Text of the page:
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The EU’s trillion-euro question

Economic governance / OP-ED
Georg Riekeles , Philipp Lausberg

Date: 24/11/2022
Faced with a wartime economy, the energy transition, and major investments to keep up with China’s and the US’s bids for technological and industrial leadership, the EU needs a permanent fiscal capacity in the range of 1 trillion euros. This move will not come easily, but history teaches us that Europe must now take this leap towards economic federalism.

From the financial crisis to the war and energy shock of today, Europe has been more or less continuously in exigency since 2008. In this period, the EU has demonstrated resilience and the ability to overcome even existential challenges. However, it has also been slower than the US to resolve its crises, which have a tendency to last longer and be more severe than those in other regions.

In an age of permacrisis, a war in Europe, and ruthless geo-economic competition, a reflection on the EU’s agility and capacity to deal with shocks is needed. The current energy and supply chain crisis has put this into sharper focus. Europeans have acted quickly to substitute away from Russian gas, from a 45% overall dependence in 2021 to just  5-6% pipeline gas today. What cannot be replaced must be saved, with the full trauma on consumers and industry of rationing and spiralling prices likely still to come. That will not work without solidarity mechanisms, not only within but also between member states.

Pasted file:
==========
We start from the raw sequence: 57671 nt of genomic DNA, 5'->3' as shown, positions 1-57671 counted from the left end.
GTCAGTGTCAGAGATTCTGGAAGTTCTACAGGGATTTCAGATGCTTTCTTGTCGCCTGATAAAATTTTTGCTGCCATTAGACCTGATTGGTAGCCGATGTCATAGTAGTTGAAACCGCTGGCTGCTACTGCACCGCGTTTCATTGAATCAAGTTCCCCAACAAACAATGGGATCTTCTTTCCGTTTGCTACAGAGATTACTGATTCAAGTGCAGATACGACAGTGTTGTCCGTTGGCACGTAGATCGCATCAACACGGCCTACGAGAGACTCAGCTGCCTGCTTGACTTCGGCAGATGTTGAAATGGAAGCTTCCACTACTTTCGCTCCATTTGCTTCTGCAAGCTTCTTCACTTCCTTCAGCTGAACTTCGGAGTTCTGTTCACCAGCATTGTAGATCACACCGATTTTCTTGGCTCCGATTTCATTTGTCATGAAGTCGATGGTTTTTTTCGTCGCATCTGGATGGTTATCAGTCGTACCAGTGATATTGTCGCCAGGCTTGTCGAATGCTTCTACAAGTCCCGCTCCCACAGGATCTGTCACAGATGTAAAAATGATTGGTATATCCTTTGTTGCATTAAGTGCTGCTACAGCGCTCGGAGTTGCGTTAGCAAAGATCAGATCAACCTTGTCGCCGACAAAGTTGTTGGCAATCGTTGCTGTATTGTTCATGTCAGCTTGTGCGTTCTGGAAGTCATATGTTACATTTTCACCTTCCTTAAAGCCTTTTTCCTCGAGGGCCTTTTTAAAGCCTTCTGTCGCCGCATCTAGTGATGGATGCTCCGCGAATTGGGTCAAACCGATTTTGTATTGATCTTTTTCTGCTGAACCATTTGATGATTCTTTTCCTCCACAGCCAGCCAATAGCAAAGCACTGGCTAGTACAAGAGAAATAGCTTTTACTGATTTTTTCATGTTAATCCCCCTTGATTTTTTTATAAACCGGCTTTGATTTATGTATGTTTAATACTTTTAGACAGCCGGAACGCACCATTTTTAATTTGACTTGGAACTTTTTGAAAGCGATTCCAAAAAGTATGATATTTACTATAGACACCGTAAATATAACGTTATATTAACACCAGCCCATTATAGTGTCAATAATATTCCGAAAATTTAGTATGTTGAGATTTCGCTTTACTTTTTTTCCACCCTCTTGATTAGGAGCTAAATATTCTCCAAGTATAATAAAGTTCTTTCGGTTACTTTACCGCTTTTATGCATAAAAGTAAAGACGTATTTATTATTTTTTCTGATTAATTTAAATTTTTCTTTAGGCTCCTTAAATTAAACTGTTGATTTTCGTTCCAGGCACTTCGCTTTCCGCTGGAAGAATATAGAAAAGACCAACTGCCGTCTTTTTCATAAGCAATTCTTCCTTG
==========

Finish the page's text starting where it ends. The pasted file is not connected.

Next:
Yet so far, solidarity has been fainthearted. Germany’s much-criticised 200 billion euro energy shield package is the prime exponent of go-it-alone strategies. Instead of developing synergies between countries, the German subsidy package comes off as a bid for a competitive advantage over its neighbours, setting off a subsidy race which could further push up energy prices. Considering the interdependence of member state economies within the single market and the euro, this fragmentation is economically and politically toxic.

Thoughts go back to the sovereign debt crisis of 2010-2012, when Europe’s cohesion, stability, and prosperity were at stake in similar ways. As then, most member states' finances are severely constrained today. France, Italy, and Greece all have debt-to-GDP ratios higher than 110%, 190%, and 70%, respectively, compared to Germany's 70%, with yields and the all-important spread to Germany, already rising.